Page 1089 - Week 03 - Thursday, 26 February 2009
MR STANHOPE: It is an extremely—
Mr Coe: You voted against it, but you are happy.
MR STANHOPE: Just in response to that—it is an extremely difficult precedent to establish. The government will now be using—
Mrs Dunne: It’s a standing order.
MR STANHOPE: It is, but there has been a standing convention in this place that private papers—papers provided—
Mr Seselja: In majority government there might have been.
MR STANHOPE: There is a standing convention that has been here from the day I arrived in this place that papers provided to ministers for their personal use are not—
Mr Smyth: It’s not true.
MR STANHOPE: It is true. But now that the precedent is established you can rely on the government utilising this particular provision perhaps on a daily basis. But I just wanted to make the point that, if I am asked any more questions in relation to Fairbairn Avenue today—can I get my one and only copy of the paper back?
Mr Smyth: You can ask for a copy back.
MR SPEAKER: I think that will be a practical pathway.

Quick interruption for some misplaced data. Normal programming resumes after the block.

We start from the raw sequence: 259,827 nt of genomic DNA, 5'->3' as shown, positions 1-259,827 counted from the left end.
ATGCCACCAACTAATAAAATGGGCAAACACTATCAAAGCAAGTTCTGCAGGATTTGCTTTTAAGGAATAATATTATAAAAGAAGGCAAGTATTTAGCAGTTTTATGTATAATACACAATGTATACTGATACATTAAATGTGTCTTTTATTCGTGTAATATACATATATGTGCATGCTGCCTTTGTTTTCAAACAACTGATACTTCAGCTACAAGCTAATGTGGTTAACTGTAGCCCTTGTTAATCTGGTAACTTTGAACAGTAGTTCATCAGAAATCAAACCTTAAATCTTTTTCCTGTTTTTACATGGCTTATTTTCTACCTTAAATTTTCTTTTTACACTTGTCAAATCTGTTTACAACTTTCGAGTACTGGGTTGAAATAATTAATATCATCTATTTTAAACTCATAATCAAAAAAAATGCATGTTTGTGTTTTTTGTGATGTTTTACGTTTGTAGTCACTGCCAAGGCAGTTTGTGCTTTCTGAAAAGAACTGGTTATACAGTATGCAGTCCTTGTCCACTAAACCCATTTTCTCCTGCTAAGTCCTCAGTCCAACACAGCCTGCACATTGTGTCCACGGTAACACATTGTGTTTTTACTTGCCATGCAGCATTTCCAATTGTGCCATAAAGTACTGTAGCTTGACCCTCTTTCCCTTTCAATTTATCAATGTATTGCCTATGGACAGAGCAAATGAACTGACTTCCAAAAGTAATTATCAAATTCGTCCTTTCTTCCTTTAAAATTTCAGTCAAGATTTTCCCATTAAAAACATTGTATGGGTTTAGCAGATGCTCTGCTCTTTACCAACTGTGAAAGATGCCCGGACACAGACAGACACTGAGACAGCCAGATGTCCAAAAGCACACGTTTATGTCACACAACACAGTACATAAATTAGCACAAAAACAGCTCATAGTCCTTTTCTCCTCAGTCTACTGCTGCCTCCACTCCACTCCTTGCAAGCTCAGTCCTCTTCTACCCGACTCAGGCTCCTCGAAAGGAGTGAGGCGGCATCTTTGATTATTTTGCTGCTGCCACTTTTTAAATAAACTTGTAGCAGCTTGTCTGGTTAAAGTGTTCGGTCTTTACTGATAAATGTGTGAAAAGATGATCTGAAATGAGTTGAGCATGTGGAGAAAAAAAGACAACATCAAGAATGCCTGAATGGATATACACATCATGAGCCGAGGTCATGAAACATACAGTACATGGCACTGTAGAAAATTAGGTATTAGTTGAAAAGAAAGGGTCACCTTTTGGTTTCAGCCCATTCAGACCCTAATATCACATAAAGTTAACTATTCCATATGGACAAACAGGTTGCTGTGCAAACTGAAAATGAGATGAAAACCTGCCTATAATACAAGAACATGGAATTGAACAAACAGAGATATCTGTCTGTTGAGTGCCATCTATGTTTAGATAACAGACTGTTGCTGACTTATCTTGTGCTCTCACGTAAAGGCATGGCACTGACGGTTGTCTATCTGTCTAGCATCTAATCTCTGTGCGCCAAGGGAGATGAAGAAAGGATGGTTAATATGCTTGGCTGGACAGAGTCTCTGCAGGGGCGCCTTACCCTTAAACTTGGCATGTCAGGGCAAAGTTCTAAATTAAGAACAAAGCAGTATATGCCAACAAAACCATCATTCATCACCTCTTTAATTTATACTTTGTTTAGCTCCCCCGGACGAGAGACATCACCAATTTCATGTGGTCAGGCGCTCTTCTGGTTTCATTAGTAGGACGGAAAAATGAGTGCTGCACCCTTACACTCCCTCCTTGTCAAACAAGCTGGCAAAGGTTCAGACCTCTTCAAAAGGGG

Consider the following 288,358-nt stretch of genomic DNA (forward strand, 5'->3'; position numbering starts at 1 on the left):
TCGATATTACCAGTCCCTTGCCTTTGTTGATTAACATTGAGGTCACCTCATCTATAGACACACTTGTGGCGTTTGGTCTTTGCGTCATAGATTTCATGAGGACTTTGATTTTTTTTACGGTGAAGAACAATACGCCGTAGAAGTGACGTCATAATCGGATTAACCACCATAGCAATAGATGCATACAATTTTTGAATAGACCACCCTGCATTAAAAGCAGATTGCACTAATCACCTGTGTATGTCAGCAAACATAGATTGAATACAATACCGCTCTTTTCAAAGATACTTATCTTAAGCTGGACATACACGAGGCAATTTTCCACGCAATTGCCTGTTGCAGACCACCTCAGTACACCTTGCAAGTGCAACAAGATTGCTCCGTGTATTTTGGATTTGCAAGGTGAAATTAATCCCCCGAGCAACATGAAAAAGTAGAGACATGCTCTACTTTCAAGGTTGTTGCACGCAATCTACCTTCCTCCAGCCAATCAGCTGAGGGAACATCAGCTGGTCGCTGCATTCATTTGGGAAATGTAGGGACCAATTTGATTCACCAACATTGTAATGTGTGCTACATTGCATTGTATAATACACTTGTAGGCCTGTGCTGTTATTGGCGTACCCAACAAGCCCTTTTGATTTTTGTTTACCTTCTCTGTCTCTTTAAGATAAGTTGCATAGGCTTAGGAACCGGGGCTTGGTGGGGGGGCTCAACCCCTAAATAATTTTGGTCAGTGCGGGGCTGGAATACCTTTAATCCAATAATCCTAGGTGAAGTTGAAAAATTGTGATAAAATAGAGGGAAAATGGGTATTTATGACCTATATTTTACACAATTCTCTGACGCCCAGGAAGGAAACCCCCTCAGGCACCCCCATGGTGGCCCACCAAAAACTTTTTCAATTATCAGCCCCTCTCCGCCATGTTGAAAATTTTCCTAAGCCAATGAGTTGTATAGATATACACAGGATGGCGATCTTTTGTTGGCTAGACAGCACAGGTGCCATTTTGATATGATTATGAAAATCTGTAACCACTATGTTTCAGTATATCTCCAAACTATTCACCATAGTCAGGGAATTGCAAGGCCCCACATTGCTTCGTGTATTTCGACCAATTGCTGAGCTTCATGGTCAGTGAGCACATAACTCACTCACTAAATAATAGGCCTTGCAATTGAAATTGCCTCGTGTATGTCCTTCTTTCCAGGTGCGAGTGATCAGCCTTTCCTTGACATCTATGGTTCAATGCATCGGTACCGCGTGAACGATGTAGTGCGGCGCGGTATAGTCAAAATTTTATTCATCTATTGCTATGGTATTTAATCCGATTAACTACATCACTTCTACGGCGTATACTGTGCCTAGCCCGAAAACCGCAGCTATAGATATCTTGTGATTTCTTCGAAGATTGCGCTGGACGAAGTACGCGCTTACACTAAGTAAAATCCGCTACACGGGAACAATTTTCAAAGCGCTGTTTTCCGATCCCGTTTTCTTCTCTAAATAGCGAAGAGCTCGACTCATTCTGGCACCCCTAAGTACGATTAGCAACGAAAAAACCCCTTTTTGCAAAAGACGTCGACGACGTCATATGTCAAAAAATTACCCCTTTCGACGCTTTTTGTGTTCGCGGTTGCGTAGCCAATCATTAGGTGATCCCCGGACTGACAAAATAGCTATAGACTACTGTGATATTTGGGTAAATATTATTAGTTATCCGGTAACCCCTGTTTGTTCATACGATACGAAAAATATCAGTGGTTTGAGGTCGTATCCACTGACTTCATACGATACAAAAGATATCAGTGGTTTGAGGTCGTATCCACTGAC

MR STANHOPE: Can you provide me with a copy so I can answer any further questions.
Pace Farm—battery hens
MS LE COUTEUR: My question is to the Minister for Territory and Municipal Services and it concerns battery hens. Minister, in 2007 you opposed the Greens bill to ban the cruel practice of keeping chickens and battery hens. You promised instead to create real change by stimulating action at the national level. Can you please tell us what success your efforts at the national level had in banning battery hens?
MR STANHOPE: Mr Speaker, I will take the question on notice and provide information in due course.
MR SPEAKER: Ms Le Couteur, a supplementary question?
MS LE COUTEUR: Which I fear may also be taken on notice, but at the local level there was a model code of practice for the welfare of animals. Have you enforced that and ensured that Pace Farm is adhering to the new guidelines?